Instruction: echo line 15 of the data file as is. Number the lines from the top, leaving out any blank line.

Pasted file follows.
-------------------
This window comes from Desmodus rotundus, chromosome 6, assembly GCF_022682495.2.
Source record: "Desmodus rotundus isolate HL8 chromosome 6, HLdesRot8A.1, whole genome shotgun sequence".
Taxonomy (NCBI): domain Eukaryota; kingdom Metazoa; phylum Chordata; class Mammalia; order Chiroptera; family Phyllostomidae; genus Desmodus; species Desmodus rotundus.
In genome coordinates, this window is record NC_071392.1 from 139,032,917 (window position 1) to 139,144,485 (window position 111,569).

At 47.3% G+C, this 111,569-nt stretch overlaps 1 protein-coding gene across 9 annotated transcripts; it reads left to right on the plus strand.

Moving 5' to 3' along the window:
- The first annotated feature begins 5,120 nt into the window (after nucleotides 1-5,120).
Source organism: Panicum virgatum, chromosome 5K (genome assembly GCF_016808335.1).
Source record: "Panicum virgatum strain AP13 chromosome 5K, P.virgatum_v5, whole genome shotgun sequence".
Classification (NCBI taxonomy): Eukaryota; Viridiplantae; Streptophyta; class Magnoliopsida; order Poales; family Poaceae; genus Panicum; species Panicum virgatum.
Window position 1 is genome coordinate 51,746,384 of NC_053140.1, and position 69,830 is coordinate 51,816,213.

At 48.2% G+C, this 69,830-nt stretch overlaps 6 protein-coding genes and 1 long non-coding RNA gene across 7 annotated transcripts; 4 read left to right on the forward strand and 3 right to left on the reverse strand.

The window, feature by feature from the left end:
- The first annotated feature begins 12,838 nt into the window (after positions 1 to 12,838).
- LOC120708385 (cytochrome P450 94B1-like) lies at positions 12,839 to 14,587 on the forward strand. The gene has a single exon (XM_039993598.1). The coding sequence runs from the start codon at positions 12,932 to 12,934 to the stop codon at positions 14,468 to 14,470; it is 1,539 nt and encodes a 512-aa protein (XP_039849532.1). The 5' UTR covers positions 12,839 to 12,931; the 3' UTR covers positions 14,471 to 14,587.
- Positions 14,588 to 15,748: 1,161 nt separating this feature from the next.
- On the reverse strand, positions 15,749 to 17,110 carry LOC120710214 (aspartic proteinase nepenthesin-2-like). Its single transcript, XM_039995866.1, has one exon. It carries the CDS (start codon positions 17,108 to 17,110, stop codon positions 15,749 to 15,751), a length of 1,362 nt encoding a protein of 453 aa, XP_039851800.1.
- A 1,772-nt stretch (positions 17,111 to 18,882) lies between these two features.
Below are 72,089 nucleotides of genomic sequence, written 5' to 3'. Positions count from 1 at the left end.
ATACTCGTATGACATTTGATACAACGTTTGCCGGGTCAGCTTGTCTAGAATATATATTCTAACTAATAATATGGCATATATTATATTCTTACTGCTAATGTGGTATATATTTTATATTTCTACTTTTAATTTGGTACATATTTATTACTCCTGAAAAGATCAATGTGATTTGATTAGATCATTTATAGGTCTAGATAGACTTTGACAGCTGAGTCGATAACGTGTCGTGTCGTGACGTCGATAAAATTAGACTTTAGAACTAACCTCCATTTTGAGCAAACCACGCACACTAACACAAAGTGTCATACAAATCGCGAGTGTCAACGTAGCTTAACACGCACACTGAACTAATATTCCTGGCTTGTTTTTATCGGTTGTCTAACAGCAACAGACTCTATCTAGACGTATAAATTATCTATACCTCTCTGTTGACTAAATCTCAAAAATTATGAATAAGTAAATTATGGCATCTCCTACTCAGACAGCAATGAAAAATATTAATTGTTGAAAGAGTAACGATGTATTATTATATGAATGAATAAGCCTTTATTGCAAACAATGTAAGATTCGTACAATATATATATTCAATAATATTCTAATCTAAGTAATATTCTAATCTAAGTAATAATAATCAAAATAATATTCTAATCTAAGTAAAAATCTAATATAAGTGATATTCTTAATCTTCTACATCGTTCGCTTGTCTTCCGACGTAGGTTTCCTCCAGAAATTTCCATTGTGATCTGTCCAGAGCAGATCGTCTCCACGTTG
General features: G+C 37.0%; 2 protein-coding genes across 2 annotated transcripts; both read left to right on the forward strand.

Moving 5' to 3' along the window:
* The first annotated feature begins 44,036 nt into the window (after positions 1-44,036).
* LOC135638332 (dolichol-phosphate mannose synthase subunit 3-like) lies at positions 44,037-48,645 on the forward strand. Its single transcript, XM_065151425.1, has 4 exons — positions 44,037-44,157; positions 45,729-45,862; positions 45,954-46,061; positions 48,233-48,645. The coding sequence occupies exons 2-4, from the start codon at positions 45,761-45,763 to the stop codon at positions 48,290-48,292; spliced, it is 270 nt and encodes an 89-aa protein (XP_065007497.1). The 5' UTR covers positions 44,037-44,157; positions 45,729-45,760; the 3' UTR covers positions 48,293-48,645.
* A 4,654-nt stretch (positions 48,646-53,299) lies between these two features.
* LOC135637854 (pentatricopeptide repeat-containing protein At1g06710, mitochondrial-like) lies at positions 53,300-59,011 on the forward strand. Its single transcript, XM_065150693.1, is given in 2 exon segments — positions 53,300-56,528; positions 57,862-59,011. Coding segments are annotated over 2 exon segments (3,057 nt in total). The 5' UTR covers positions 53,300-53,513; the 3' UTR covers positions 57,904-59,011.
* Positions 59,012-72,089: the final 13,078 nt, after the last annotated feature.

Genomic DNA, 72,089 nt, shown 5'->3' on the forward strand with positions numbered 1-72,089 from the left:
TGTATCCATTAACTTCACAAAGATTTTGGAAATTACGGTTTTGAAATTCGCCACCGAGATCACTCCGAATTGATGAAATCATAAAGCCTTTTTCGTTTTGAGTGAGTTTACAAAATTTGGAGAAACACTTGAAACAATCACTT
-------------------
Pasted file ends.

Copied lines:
- LOC120708385 (cytochrome P450 94B1-like) lies at positions 12,839 to 14,587 on the forward strand. The gene has a single exon (XM_039993598.1). The coding sequence runs from the start codon at positions 12,932 to 12,934 to the stop codon at positions 14,468 to 14,470; it is 1,539 nt and encodes a 512-aa protein (XP_039849532.1). The 5' UTR covers positions 12,839 to 12,931; the 3' UTR covers positions 14,471 to 14,587.